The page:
Cranberry Sauce Two Ways

I couldn’t decide on how to make my cranberry sauce, so I prepared two separate versions and figured that it ought to cover everybody’s tastes. One is a fairly traditional cranberry sauce, prepared with citrus and sugar and the other is prepared with wine, balsamic vinegar, and dried figs.

Traditional cranberry sauce

Wine & fig cranberry sauce

Growing up, I was never really a fan of cranberry sauce, or so I thought. Honestly, I’m not even really sure if I’d ever tried cranberry sauce, but I had it in my head that I didn’t like it, and that was reason enough for this long. However, I’d never seen cranberry sauce beyond the perfect-can-shaped cylinder of jelly before, so in keeping with my make-everything-from-scratch Thanksgiving, I thought I might as well give it a try as some of the cranberry sauce recipes out there looked pretty tasty (this is where both recipes were largely derived from). The end result: I will never pass up on the chance to have cranberry sauce again. I really enjoyed both of these, so I say buy two bags of cranberries and whip up a batch of each.


Traditional Cranberry Sauce

The traditional cranberry sauce originally called for orange zest, but go figure, the one thing I didn’t have was an orange to zest, so I instead substituted lemon zest. This still worked perfectly well, but if you have a choice, I’d recommend you go with the orange instead. The texture was nice and jelly like, the color really bright and attractive, and the flavor was sweet, just slightly tart, and vibrant but not overwhelming citrus flavored.

  • 1 (12 oz) package fresh cranberries
  • 1 cup water
  • 3/4 cup sugar
  • Several strips of lemon peel, or thick pieces of zest (orange is preferable)
  • 1/8 cup orange juice

Boil cranberries with zest Cranberries boil, burst, froth, and begin to jelly up

In a medium sized saucepan, mix the sugar and water and bring to a boil. While you’re waiting for the water to boil, sort through your cranberries, getting rid of any hard, shriveled, or unripe looking ones and then rinse the final candidates off. Then, grate or pare off strips of zest.

At this point, I’ll assume your water is boiling. Add in the cranberries and zest, waiting a minute or two for the water to start boiling again. Once it does, drop the heat to around medium, keeping things gently boiling for 10-15 minutes. Stir periodically as the cranberries suddenly burst, froth up, and become jelly-like. Once done cooking, mix in the orange juice and take everything off of heat, waiting for things to cool off. Once around room temperature, transfer your cranberry sauce to the refrigerator until you’re ready to use it.

Wine & Fig Cranberry Sauce

The fig cranberry sauce was really interesting, but the end result really doesn’t quite resemble cranberry sauce. It still worked very well as a condiment in all the same places as normal cranberry sauce and it still tastes absolutely delicious, but if you tell your guests “this is cranberry sauce,” you might get some odd looks. That being said though, this was a much thicker sauce, not really jelly like at all, and appearance-wise, looked really dark and more like a fig sauce. The taste was also dark and complicated, mildly tart, but also curiously fruity. If you weren’t told that this was a cranberry sauce, you might not infer it from taste alone though, but I’m not sure that I’d change a thing about it. I had changed this a good bit from the original (e.g. I thought Port would be far too strong a taste). I had a 50-50 amount of each cranberry sauce on my plate as I worked through the Thanksgiving leftovers.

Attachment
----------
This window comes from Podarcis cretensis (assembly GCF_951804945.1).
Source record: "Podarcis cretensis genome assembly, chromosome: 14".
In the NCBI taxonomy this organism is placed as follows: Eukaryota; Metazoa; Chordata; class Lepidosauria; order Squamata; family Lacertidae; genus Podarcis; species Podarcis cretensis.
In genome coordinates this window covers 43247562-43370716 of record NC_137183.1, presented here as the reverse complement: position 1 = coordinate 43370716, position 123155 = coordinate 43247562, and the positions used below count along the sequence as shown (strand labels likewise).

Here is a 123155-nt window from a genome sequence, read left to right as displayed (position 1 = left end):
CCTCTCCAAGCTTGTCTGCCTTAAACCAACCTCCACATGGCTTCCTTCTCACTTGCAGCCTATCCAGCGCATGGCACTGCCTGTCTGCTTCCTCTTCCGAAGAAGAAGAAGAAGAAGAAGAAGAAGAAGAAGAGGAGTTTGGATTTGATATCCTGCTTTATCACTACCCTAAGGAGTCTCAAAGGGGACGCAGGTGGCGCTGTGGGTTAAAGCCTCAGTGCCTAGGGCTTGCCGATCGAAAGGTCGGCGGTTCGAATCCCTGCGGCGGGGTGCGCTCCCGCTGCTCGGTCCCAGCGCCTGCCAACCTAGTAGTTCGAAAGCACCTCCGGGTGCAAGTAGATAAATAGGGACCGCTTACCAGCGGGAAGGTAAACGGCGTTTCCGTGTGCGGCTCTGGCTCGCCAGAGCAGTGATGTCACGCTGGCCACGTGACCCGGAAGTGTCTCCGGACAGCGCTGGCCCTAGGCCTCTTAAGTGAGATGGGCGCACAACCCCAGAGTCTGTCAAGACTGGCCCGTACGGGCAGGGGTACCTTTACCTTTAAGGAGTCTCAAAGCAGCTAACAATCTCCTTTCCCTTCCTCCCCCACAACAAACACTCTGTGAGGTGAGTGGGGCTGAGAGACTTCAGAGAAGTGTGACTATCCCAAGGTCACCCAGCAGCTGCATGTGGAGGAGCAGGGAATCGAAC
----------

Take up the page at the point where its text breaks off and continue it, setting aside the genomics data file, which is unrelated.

• 1 (12 oz) package fresh cranberries
  • 3/4 cup sugar
  • 1 cup Shiraz (or some other fruity red wine you have handy)
  • 1/8 cup balsamic vinegar
  • 1/8 cup brown sugar
  • 1 sprig fresh rosemary
  • 8 dried black Mission figs
  • 1/8 cup orange juice
  • 1/4 teaspoon ground black pepper

Chop the dried figs

Pull any stems and chop up the dried figs somewhat finely.

Boil the liquid with the rosemary and figs

In a medium sized saucepan, mix everything together except for the (white) sugar and cranberries and bring to a boil. Stir periodically until the brown sugar dissolves, and once boiling and dissolved, reduce the heat to a simmer, gently simmering for 10 minutes. Once time is up, remove the rosemary.

Now that the mixture is ready, add the cranberries and white sugar. Raise the heat to medium, cooking until the liquid reduces and the berries burst, stirring for roughly 5-10 minutes. Remove from heat and let cool to room temperature, transferring to the refrigerator until ready to serve.


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7 Responses to “Cranberry Sauce Two Ways”

  1. Pam Says:

    The fig one sounds really interesting.

  2. mike Says:

    Pam — it really was and I’m sad to be scraping the last of it out of the tupperware this evening. I might just have to grab another bag of cranberries this week so my leftover turkey sandwiches have the condiment they so desire.

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